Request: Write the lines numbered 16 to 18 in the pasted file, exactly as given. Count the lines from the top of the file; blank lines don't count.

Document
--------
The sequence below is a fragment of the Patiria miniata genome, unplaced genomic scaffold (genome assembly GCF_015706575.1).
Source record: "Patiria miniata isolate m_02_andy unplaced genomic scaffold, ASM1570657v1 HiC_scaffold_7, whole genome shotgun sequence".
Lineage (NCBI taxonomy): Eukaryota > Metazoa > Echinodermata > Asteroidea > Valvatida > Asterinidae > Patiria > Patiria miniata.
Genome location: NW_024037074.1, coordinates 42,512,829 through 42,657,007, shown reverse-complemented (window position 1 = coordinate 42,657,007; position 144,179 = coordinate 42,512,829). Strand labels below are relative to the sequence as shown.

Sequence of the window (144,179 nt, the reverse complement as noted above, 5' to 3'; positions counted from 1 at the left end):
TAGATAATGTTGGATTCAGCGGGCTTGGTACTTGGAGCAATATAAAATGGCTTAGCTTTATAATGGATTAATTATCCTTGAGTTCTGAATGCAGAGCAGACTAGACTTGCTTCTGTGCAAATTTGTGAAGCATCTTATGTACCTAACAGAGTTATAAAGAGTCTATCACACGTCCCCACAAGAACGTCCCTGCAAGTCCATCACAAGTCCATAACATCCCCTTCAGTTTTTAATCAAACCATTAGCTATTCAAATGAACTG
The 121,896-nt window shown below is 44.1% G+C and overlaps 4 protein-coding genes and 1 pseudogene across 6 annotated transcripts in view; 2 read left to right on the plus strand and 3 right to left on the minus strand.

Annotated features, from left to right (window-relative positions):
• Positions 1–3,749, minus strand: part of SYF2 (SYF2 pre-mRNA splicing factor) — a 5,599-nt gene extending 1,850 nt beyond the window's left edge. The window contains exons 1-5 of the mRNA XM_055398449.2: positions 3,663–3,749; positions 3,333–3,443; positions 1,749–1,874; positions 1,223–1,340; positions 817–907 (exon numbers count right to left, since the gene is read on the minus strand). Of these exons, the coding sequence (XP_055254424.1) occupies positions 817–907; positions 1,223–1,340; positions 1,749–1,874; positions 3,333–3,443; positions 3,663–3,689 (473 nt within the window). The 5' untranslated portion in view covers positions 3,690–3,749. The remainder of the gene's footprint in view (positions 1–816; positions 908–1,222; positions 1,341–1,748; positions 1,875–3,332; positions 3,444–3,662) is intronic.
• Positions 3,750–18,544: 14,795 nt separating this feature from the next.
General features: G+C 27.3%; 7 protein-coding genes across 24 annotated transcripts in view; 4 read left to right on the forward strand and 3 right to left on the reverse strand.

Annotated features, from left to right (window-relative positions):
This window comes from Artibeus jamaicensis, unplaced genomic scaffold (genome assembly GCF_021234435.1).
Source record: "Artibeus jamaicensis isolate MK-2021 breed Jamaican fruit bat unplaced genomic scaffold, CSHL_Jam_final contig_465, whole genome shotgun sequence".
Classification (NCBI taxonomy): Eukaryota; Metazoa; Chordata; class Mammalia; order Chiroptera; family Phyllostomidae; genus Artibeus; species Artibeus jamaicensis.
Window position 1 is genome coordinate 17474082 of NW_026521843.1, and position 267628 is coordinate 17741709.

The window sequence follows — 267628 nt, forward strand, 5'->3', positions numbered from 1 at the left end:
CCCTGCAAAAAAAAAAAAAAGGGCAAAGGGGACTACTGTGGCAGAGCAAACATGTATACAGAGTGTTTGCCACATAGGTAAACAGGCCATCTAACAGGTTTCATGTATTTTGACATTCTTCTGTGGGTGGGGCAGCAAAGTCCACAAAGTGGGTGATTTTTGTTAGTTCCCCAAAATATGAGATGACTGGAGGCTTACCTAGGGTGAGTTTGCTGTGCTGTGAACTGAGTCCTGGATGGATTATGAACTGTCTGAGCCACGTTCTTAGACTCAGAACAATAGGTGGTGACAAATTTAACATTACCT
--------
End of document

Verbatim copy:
Window position 1 is genome coordinate 17474082 of NW_026521843.1, and position 267628 is coordinate 17741709.

The window sequence follows — 267628 nt, forward strand, 5'->3', positions numbered from 1 at the left end:
CCCTGCAAAAAAAAAAAAAAGGGCAAAGGGGACTACTGTGGCAGAGCAAACATGTATACAGAGTGTTTGCCACATAGGTAAACAGGCCATCTAACAGGTTTCATGTATTTTGACATTCTTCTGTGGGTGGGGCAGCAAAGTCCACAAAGTGGGTGATTTTTGTTAGTTCCCCAAAATATGAGATGACTGGAGGCTTACCTAGGGTGAGTTTGCTGTGCTGTGAACTGAGTCCTGGATGGATTATGAACTGTCTGAGCCACGTTCTTAGACTCAGAACAATAGGTGGTGACAAATTTAACATTACCT